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Update December 2016


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Update by Natrakorn Paewsoongnern
 
 
 

Doctor's Consultation  by Dr. Iain Corness

 

Update December 3, 2016

Bernardino Ramazzini where are you now?

Bernardino Ramazzini (1633 – 1714) was an Italian physician who is considered to be the founding father a rather different medical specialty called Occupational Medicine. One of the lesser known medical specialties, this is the study of worker health, how the workplace affects health, the man-machine interface, industrial exposure to contaminants and many other occupational hazards. (This is not something very well known in SE Asia.)

There are many medical conditions caused by work, right the way from Housemaid’s Knee and another example of occupationally induced conditions is ‘Vibration White Fingers’ and comes under the general umbrella of an interesting set of conditions known as Raynaud’s phenomenon.

Since doctors like to have conditions named after them, Raynaud’s phenomenon comes from Dr. Maurice Raynaud, a French physician who published a report in 1862 of a young woman whose fingertips changed colors when she was cold or under stress. He is credited with the discovery of the condition.

Raynaud’s phenomenon, sometimes called Raynaud’s syndrome or disease, is a disorder of blood circulation in the fingers. This condition is usually produced by exposure to cold which reduces blood circulation causing the fingers to become pale, waxy-white or purple. This condition is sometimes called “white finger,” “wax finger” or “dead finger”. These attacks occur when the hands or the whole body get cold either at work or at home. Household or leisure activities resulting in cold exposure can include washing a car, holding a cold steering wheel, or the cold handlebars of a bicycle. Attacks of white finger can also occur when a person is outdoors watching sports, or while gardening, fishing or golfing in cold weather.

Typical attacks occur with tingling and slight loss of feeling or numbness in the fingers, blanching or whitening of the fingers, usually without affecting the thumb, and pain, sometimes with redness, which accompanies the return of blood circulation generally after 30 minutes to two hours.

Many cases of Raynaud’s phenomenon are such that we cannot identify the cause. To escape the embarrassment of admitting that we just don’t know, we call this “primary Raynaud’s phenomenon” or even “constitutional” white finger. However, when we do know the occupational cause of Raynaud’s phenomenon we call it “secondary Raynaud’s phenomenon”!

In the occupational sphere, there are many causes of this secondary condition. It is most commonly associated with hand-arm vibration syndrome but it is also involved in other occupational diseases. Awareness of the condition can help prevent the disorder from occurring or progressing, as if not detected in the early stages, the disorder can permanently impair blood circulation in the fingers.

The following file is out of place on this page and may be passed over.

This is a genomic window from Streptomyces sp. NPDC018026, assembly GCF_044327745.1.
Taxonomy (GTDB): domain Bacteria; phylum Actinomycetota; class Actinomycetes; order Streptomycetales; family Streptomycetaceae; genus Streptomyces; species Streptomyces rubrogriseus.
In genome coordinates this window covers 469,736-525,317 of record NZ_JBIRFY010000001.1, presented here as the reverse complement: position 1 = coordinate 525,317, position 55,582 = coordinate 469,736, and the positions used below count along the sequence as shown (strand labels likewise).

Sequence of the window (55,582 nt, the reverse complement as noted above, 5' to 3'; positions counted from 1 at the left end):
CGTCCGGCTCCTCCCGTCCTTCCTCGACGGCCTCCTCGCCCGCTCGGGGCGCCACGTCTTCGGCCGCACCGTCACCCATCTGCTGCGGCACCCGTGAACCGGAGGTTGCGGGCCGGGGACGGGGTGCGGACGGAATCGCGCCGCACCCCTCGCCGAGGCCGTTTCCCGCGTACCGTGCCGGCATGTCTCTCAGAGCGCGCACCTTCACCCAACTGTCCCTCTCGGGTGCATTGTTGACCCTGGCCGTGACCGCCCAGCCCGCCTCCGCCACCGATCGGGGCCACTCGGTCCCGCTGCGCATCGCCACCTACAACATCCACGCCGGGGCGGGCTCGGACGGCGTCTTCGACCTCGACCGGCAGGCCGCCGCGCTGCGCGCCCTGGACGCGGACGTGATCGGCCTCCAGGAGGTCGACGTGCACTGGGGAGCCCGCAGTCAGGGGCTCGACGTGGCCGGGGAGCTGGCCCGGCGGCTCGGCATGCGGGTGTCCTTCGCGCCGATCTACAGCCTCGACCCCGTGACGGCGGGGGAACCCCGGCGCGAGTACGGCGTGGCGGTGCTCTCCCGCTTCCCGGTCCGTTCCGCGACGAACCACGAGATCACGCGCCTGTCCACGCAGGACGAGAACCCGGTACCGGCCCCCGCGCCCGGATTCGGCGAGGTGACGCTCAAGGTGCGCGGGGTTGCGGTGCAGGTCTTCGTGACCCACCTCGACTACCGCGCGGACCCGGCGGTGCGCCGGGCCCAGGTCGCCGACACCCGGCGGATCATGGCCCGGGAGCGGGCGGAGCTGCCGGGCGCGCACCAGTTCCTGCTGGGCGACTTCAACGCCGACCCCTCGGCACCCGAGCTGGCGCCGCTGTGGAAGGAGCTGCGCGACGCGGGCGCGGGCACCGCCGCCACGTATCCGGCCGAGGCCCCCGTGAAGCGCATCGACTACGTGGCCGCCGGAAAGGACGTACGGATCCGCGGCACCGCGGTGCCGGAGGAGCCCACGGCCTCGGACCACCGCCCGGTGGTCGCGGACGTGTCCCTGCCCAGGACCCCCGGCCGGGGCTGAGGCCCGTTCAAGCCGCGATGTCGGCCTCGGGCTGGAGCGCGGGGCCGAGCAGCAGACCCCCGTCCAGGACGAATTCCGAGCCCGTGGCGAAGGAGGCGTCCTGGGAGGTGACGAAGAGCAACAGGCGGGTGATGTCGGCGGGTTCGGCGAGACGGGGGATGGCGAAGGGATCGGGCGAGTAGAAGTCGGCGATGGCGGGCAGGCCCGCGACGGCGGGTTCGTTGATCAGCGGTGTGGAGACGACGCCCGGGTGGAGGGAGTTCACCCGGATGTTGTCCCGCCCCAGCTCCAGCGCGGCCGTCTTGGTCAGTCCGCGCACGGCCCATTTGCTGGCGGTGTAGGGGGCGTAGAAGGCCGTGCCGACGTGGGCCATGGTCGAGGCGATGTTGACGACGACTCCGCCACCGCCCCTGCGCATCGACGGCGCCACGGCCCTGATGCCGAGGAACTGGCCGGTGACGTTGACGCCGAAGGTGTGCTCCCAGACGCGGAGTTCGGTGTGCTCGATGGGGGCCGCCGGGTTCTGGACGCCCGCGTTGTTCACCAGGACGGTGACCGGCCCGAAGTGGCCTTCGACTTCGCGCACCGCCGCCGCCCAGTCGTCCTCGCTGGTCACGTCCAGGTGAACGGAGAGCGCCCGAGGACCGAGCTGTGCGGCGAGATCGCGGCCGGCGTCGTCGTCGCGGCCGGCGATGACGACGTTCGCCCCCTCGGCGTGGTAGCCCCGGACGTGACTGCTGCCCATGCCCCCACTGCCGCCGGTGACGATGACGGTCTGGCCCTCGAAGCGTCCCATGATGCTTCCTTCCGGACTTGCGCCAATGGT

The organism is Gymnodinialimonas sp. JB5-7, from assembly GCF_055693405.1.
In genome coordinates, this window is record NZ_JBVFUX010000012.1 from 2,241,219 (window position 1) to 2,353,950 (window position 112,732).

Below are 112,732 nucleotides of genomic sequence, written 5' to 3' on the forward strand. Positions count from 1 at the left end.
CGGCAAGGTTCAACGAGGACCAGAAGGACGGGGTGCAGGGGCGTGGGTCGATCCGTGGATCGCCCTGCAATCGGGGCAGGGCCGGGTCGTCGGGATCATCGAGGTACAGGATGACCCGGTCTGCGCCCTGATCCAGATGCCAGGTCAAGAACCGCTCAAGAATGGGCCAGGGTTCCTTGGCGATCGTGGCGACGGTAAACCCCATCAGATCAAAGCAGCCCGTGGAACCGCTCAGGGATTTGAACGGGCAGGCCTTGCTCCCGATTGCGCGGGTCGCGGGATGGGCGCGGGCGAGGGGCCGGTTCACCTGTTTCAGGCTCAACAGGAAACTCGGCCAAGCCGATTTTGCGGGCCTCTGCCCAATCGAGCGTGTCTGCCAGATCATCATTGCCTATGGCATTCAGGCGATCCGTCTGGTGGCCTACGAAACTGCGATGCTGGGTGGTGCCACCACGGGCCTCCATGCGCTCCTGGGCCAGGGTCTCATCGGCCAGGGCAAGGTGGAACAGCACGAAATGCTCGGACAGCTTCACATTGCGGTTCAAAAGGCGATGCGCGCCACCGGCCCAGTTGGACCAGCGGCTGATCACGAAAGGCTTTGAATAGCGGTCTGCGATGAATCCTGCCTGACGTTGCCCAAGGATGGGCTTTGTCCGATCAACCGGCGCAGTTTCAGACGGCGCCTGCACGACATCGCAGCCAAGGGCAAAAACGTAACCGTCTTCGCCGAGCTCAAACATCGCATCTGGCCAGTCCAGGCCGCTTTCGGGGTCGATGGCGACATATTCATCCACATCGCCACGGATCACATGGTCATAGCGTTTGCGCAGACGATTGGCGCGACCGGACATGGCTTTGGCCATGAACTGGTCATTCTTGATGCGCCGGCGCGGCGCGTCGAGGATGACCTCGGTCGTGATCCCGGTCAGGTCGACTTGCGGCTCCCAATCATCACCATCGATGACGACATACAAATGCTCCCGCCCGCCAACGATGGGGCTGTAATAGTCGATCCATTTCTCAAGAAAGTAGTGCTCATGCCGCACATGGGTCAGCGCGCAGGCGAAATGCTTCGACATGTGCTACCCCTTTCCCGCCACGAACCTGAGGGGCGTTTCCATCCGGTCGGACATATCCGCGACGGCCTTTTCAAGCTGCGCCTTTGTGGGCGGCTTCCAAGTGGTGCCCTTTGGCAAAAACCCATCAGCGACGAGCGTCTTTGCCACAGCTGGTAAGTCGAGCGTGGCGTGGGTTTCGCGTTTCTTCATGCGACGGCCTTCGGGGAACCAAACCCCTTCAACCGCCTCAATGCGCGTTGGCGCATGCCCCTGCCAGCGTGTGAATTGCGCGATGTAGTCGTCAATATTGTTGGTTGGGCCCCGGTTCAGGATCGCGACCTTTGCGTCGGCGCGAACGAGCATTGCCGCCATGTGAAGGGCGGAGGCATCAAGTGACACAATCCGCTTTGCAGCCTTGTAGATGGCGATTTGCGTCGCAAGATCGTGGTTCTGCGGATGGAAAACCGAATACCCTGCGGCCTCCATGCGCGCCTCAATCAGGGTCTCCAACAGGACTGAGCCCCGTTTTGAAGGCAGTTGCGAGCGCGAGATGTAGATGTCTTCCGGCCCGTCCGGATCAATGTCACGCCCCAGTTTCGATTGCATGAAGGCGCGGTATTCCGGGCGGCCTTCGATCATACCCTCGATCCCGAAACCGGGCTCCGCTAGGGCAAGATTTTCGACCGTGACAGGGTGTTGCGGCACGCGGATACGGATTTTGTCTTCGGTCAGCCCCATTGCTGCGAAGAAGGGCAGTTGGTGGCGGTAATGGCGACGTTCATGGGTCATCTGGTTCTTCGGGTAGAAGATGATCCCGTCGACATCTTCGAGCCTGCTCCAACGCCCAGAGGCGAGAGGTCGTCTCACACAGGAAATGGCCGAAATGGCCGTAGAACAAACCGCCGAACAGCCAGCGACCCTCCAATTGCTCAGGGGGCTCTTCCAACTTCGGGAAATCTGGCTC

Although Raynaud’s phenomenon is not life threatening, severe cases cause disability and may force workers to leave their jobs and workman’s compensation issues may end up in courts of law. Although rare, severe cases can lead to breakdown of the skin and gangrene. Less severely affected workers sometimes have to change their social activities and work habits to avoid attacks of white finger.

The underlying cause relates to the physiology of maintaining an even body temperature. Usually, the body conserves heat by reducing blood circulation to the extremities, particularly the hands and feet. This response uses a complex system of nerves and muscles to control blood flow through the smallest blood vessels in the skin. In people with Raynaud’s phenomenon, this control system becomes too sensitive to cold and greatly reduces blood flow in the fingers.

Exposure to vibration from power tools is by far the greatest concern in secondary Raynauds. Hand-held power tools such as chain saws, jackhammers and pneumatic rock drillers and chippers can cause “hand-arm vibration syndrome”. This disorder is the “vibration white finger”, “hand-arm vibration syndrome (HAVS)”, or “secondary Raynaud’s phenomenon of occupational origin.” How many times have you seen Thai construction workers with the flip-flop “safety” footwear blasting away on concrete floors? Many times I am sure.

Another occupationally induced Raynaud’s phenomenon occurred in the early years, before the cancer-causing effects of vinyl chloride monomer were known. Workers exposed to high levels of this chemical also experienced Raynaud’s phenomenon.

So that is the story of Raynaud’s phenomenon. Fortunately, in our warm tropical climate it is not seen too often, other than the occupational secondary variety.


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Bernardino Ramazzini where are you now?
 

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